The quick-retracting metal roof provides a genuine all-of-a-piece coupe feel when raised; small, electrically-operated three-quarter rear windows complete the coupe look and ambience roof down they also contribute to a bluster-free cabin.

“What hasn’t changed
is the Z4
’s smartly-fettled
short-tail body —
the lines are the kind
that you won’t tire
of looking at, and all the
better for the serious
attention to detail and
fine build quality.
The 35i's cabin is striking likeable not only for its well-crafted appearance and build quality, but also for the distinctive fascia with its classic-look rotary dials and 'striped' carbon pattern brushed satin aluminium trim.

Drop into the sports seat for the first time and spend a few enjoyable minutes power-adjusting to achieve your ideal driving position: the headrests are integral and boost shoulder support; there's ten-way seat movement; the seat front extends for extra under-thigh support; and the seatback bolsters can be closed in or opened out (electrically, of course) for that perfect body-hugging 'pinch' then it's just a press of one of the two memory buttons to save your personalised settings.

One of our road-test team suffers from a seriously bad back travelling in the equally multi-adjustable passenger seat (both seats, incidentally, also benefit from three-stage heating) she found, even driven along twisty country lanes, that it stopped the pain.

Roof raised, visibility out is fine, including to the rear, and placing the wieldy, compactly-proportioned Z4 on the blacktop is never a problem. Roof-down it's a breeze.

The large display screen serves the full infotainment package, from 3D SatNav to audio, parking schematics, etc. It slides out and up from the fascia and when you don't need it, just tap it and it retreats silently from whence it came.

Cabin kit is comprehensive and includes dual-zone climate control, powered leather sport seats, powered metal hardtop, four one-shot windows, seat heating, powerfold door mirrors (on demand and when locking and leaving), auto 'wipes and lites', front and rear parking sensors, a wind deflector (fitted in seconds between the roll-over hoops), electric park brake (and yes, it will stop the car in an emergency), foolproof iDrive driver's interface very similar to Audi's excellent MMI to manage features and functions via the screen, push-button Start, auto-dim rear-view mirror, and paddle-shifters on the multifunction M Sport wheel.

“Press the switch to
engage Comfort mode
and laid-back long-
distance is what the Z4
does. Even rolling
on 19-inch alloys wrapped in rubber-band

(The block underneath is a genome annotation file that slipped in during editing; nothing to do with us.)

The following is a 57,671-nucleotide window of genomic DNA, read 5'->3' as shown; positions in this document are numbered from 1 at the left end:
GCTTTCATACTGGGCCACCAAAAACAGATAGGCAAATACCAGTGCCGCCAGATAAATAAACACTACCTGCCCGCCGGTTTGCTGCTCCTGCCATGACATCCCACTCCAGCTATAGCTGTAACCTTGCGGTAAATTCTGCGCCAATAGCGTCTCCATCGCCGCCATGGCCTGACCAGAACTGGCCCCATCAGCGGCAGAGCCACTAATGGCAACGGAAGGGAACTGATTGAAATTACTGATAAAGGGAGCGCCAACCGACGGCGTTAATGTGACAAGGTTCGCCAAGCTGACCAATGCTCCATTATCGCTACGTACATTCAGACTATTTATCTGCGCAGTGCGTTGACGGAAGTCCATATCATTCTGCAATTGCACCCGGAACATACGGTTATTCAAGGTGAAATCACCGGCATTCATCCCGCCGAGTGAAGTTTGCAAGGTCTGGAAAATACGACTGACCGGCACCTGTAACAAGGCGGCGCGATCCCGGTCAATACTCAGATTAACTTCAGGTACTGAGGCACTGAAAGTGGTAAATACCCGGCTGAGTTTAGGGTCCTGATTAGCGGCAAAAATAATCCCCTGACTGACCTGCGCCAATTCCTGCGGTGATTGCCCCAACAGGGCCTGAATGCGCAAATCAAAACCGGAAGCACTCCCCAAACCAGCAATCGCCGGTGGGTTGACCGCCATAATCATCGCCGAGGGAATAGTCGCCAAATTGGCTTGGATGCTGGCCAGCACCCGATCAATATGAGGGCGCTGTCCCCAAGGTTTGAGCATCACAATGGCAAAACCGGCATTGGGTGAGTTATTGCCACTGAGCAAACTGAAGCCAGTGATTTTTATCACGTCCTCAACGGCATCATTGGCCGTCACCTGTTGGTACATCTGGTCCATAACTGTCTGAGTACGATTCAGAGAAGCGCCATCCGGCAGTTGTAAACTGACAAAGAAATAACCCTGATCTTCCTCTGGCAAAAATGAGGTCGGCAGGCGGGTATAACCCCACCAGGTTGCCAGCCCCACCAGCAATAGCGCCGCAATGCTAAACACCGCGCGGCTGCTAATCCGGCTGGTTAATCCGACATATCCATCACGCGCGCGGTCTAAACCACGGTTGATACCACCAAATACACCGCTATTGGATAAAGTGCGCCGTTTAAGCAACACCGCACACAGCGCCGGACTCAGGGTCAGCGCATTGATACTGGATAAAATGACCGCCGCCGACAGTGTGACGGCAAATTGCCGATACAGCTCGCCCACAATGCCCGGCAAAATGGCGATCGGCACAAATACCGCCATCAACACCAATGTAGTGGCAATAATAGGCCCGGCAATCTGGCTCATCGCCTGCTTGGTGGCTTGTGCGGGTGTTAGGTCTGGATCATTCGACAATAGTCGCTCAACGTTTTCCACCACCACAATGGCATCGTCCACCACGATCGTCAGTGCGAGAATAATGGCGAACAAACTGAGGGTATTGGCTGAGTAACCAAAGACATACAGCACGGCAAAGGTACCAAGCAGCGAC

Bridgestones, the 35i
is a genial cruiser that’s
relaxing at three-figure
autobahn speeds.
Safety items include all the de rigueur traction and stability driver aids as well as run-flat tyres along with protective rollover hoops and a host of airbags, including a pair in the seat headrests specifically designed to keep you safe in the event of a side-shunt.

When our Z4 was delivered we were in the middle of an extended Christmas and New Year break that had taken us on a four-wheeled round-robin visiting friends scattered across the South-East. We'd arrived at our current destination in a MINI Paceman with its boot and rear cabin packed tight with two sets of luggage.

The shock came a few days after the Z4 arrived and our Paceman had gone back. One look at the Z4's boot and we were worried one of the party travels like an old-style Hollywood starlet!

And dedicated two-seater roadsters aren't usually hot on practicality. However, with the divider that ring-fences the space for the Z4's hardtop to fold into the boot pushed back, there's actually far more room that you'd think.

However, with four fairly large hold-alls taking up the centre of the Z4's boot, some juggling saw everything we'd previously fitted into the Paceman all neatly accommodated. Admittedly that meant driving roof-up because with the top retracted, boot space goes down from 310 to 180 litres. Nevertheless, an unexpectedly good result.

Truth to tell, while it is highly entertaining, right foot hard down isn't the only way to drive a 3.0-litre Z4. Press the switch to engage Comfort mode and laid-back long-distance is what it does. Even rolling on the optional 19-inch alloys shod with rubber-band profile Bridgestones, the 35i is a genial cruiser that's relaxing at three-figure autobahn speeds.

This latest version of the Z4 offers more of the same, only better; more style, more gratifying to drive and deliciously more intense. — MotorBar

BMW Z4 sDrive 35i M Sport Auto | 44,880
Maximum speed: 155mph | 0-62mph: 5.1 seconds | Average Test MPG: 27.6mpg
Power: 306bhp | Torque: 295lb ft | CO2 210g/km